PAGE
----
A female leader I really admire said something so simple, yet so profound, that I felt the need to write a blog about it. This urge was reinforced when I had a real life work experience related to the sentiment. She said, “If you build good relationships, you will never need to negotiate.” Insert mind blown emoji here!
The key to being successful is in building relationships. They are literally EVERYWHERE. In our families, at our jobs, in our schools, with our friends. You cannot escape them. So what makes relationships good? In my experience, being honest has been the cornerstone in building my best relationships. Honesty builds trust and trust builds loyalty.
I spoke about integrity in my last blog. The story there was about having the integrity know I did something wrong and the courage to admit it. Similarly, it takes courage to be honest in difficult situations. The reward for just doing the right thing when challenged to do so, priceless.
I had the opportunity yesterday for an honest moment with a distant colleague (she works in another department). We were working on a difficult transaction which required several layers of approval and wasn’t specifically in line with policies. We went back and forth over email, and the last one she sent me seemed a bit curt. I emailed her back and told her how much I appreciated her, the work she does, explained that I wasn’t trying to be difficult or circumvent processes, and apologized for making a difficult transaction harder for her. She wrote back thanking me for my candor and for considering her position. She committed to helping see the transaction through, and reinforced our collective commitment to the mission of the institution.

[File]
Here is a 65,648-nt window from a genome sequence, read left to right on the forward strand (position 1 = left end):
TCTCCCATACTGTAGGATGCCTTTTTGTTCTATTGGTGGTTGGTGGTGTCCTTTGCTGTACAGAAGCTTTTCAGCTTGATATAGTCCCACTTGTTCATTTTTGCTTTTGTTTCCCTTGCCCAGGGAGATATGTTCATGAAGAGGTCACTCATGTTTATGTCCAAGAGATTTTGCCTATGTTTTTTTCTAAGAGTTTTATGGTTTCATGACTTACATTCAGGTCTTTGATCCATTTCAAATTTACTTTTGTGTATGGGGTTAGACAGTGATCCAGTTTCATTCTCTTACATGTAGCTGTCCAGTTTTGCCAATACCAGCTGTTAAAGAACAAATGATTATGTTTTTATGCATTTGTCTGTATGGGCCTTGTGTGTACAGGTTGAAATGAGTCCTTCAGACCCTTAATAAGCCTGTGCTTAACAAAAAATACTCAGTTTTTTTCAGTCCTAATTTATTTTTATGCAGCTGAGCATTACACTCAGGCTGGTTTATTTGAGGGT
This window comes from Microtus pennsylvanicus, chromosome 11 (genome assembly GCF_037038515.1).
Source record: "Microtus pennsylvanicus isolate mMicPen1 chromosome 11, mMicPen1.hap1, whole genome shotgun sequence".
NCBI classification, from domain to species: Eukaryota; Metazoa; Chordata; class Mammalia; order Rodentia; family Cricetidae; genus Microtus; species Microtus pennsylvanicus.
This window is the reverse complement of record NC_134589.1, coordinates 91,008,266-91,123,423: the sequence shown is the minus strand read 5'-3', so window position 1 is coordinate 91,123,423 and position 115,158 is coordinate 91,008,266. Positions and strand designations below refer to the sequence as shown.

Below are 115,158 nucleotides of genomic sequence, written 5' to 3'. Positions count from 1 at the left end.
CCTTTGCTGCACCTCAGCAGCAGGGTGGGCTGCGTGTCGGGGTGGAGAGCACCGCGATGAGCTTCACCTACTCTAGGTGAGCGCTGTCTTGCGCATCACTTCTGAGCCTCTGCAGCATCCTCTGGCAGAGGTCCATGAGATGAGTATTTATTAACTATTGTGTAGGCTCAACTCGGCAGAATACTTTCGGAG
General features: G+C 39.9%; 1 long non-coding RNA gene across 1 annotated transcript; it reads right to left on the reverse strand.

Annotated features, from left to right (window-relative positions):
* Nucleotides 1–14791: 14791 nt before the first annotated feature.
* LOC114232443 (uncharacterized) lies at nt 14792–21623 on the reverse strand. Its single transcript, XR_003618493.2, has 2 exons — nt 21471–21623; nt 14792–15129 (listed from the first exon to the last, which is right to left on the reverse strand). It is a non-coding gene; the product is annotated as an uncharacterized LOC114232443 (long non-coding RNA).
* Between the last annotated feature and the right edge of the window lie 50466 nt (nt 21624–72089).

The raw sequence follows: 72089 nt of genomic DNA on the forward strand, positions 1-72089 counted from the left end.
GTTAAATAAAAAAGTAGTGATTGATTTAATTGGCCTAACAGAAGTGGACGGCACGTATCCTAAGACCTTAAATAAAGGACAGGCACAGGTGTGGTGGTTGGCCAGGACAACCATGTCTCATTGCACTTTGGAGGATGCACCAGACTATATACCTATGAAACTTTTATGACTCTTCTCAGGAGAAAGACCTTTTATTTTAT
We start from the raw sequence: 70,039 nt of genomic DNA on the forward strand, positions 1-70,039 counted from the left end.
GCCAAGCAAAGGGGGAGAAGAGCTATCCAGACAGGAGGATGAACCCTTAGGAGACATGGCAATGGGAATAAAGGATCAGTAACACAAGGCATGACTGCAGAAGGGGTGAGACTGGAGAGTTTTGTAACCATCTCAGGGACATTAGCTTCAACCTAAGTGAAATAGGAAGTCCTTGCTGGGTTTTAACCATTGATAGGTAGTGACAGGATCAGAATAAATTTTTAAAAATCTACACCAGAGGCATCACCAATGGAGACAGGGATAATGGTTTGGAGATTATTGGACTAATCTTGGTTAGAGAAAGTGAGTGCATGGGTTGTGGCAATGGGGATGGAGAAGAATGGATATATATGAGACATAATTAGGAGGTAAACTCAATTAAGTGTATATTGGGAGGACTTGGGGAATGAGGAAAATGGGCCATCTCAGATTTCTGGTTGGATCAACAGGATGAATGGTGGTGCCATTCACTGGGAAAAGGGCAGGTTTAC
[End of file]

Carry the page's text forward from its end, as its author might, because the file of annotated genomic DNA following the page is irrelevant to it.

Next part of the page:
This might seem like a trivial example, but think about the long term effects of this small action. Because I have shown my colleague who I am and how I operate, she will have a better understanding of my motivations, and we will be able to work better together on future projects. If she has a question or concern, she can contact me knowing I will give her a straight answer. Additionally, I have earned a great resource for incidental questions and a direct line for feedback where appropriate. The feedback is coming from a now trusted source, and is therefore more likely to be acted upon rather then tossed aside. Overall, interactions and transactions will be far more pleasant and efficient. Doing just a little work to build this relationship and future trust will be something I can bank in perpetuity.
I encourage you to watch this short YouTube YouTube video by Simon Sinek on honesty vs. values and the effects the two of those elements have on organizational culture. How does this resonate with you?